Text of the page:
Thursday, December 28, 2006

State Rep Calls for LTC Study Commission

On December 20, 2006, State Representative Todd Eachus (D-Luzerne), the Democratic Policy Chairman, issued a press release entitled "PA Needs to Find Best Way to Revamp Long-Term Care". He said: "Pennsylvania should conduct an immediate study on long-term care costs to strike a balance between government funding and private companies that still guarantees the highest quality care for seniors."

The Pennsylvania Department of Aging maintains a website intended for consumers about "Long Term Care in Pennsylvania". It lists available state government resources, specifically providing links to the four departments of the Commonwealth involved in long-term care issues: Aging; Heath; Insurance; & Public Welfare.

Since 1988, the Commonwealth's Executive Branch has maintained an "
Intra-Governmental Council On Long-Term Care", described here:

The mission of the Intra-Governmental Council On Long-Term Care is to study the long-term care system in Pennsylvania from a funding, operational and consumer perspective and make recommendations to the governor on ways to streamline administration of the system, and develop a full spectrum of options for consumers and their families.

The Council examines long term care issues in the Commonwealth, including the responsibilities and programs of the various agencies of state government. The council also works to assure that access to the system for consumers is as efficient as possible, and that coordination of payment systems is as unobtrusive as possible, given the requirement to manage scarce public resources.

The Council was created by an Executive Order in March of 1988 and was codified in December of that year with the passage of Act 185.

The Council is comprised of three members of the Cabinet, four members of the General Assembly, and representatives of long term care service sectors and consumers appointed by the governor. The Secretary of Aging chairs the Council.
The publications offered by the PA Long-Term Care Council (described & posted online here) appear to have been issued in the 1999-2002 time frame, and not more recently.

What State Rep. Eachus now contemplates appears to exceed the mission of the existing Council, according to the Press Release:
“Let’s face it, over the next decade the fastest growing segment of our population is going to be those who need long-term care and, given recent reports estimating the cost per-person at $75,000 per year, we cannot simply cross our fingers and hope the current system can handle the load,” Eachus said.

“While the legislature has worked with Governor Rendell to take major steps to promote in-home service and fill the gaps left by federal budget cuts, here in Pennsylvania we know we have to take care of our own, and we should get to work immediately to study the problem so we can be ready.

“That’s why I plan to introduce legislation on the first day of the new legislative session that would create a commission to examine long-term care in the Commonwealth. We’ll see what we’ve done right, what we need to improve, and how to prepare the system for the future.”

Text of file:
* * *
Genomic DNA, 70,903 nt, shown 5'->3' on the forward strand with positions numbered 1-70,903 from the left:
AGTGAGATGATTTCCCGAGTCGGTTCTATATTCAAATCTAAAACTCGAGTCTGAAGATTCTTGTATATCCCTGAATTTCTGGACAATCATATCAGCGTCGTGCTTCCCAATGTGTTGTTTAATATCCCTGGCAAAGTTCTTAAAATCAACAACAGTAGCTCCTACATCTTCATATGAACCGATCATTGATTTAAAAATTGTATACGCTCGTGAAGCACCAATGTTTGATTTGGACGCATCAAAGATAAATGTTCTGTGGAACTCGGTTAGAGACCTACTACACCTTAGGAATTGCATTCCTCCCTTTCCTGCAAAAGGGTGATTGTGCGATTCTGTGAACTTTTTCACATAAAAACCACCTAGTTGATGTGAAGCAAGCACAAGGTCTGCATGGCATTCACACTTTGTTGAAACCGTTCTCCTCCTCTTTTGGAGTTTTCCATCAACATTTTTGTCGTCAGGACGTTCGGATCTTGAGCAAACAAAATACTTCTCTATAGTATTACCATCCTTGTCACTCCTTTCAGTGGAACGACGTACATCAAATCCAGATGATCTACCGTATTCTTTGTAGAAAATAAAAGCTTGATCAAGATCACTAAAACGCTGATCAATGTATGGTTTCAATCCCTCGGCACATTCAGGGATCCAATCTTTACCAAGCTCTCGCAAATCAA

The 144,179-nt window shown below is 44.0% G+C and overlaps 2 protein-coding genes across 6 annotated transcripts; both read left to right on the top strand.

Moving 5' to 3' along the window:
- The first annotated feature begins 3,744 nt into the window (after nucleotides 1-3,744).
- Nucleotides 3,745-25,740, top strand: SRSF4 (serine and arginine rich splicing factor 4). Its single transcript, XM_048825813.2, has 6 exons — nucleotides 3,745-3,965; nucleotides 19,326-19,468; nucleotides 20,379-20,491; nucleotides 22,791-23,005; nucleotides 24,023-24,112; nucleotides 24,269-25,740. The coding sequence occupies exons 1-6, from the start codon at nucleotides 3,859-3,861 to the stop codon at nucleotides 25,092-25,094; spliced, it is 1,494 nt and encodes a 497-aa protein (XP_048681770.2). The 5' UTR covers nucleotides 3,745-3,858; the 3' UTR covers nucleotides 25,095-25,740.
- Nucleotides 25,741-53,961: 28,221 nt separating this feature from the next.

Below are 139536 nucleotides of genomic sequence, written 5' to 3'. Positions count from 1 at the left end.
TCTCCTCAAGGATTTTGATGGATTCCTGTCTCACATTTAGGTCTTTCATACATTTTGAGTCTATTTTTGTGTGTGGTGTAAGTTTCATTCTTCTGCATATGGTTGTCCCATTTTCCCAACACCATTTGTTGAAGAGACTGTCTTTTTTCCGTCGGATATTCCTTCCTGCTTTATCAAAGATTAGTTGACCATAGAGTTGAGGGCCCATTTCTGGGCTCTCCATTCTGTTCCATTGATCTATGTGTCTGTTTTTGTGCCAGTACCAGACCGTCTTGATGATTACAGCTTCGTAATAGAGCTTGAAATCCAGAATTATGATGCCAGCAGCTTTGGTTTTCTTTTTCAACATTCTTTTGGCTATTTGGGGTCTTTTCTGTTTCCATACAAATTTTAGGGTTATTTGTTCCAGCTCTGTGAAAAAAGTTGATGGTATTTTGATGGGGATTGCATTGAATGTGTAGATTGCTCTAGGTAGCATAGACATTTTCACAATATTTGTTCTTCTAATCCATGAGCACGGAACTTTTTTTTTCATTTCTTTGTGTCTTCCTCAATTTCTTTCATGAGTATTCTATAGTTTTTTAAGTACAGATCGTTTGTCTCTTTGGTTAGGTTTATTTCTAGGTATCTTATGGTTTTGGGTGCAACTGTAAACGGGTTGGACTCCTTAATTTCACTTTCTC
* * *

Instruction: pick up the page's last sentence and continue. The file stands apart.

Eachus said that he is working with long-term care industry groups who have joined his call for a study.

“These are the people who are on the front lines of long-term care, and they want to have the resources to provide the best care possible. We share that goal, and we want to work with the Rendell administration to make this a key component of restructuring health care. Given recent budget changes in Washington, we need to act quickly, but also act responsibly and with an eye on the future.”
In addition to serving in the leadership of the political party that will take control of the State House in 2007, Rep. Eachus has experience in aging issues. The Press Release notes that he has served on the House Aging Committee for a decade, and recently advocated expansion of the Commonwealth’s senior prescription drug programs.

The Press Release also mentions that he has participated on the White House Task Force on Aging. That Task Force organized the 2005 White House Conference on Aging, attended by approximately 1,200 delegates selected nationwide, one year ago, on December 11-14, 2005, in Washington, D.C. It was the fifth WHCoA in history.
The White House Conference on Aging occurs once a decade to make aging policy recommendations to the President and Congress, and to assist the public and private sectors in promoting dignity, health, independence and economic security of current and future generations of older persons. * * *

Like its predecessors, its purpose was to make recommendations to the President and Congress to help guide national aging policies for the next ten years and beyond.

The 2005 WHCoA focused on the aging of today and tomorrow, including 78 million baby boomers who began to turn 60 in January 2006.

The "Final Report of the 2005 White House Conference on Aging" was adopted on June 14, 2006, and is available online in PDF format here.

Will recommendations made in that Final Conference Report influence the creation of, or the agenda for, the proposed new study commission on long-term care in Pennsylvania?

In the Press Release, Rep. Eachus said he’s "confident the commission can be formed and begin working on the study by early 2007."